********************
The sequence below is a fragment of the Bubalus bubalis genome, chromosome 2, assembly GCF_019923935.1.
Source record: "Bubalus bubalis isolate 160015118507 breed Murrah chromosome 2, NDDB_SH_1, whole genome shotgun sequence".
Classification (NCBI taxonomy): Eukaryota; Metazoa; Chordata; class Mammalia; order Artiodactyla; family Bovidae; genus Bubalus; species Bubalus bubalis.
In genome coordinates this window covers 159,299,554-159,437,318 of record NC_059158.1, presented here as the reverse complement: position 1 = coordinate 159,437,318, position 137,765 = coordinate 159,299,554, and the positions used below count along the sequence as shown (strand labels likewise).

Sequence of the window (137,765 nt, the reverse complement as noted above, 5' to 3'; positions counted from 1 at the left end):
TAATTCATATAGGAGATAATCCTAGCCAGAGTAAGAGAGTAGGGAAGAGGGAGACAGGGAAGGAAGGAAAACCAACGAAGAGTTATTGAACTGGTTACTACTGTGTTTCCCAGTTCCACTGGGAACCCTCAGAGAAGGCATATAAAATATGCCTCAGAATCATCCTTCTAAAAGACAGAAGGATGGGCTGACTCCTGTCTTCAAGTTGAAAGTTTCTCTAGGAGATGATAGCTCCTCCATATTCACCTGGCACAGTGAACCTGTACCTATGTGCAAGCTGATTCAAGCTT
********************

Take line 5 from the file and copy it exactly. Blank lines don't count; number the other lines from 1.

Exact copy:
Sequence of the window (137,765 nt, the reverse complement as noted above, 5' to 3'; positions counted from 1 at the left end):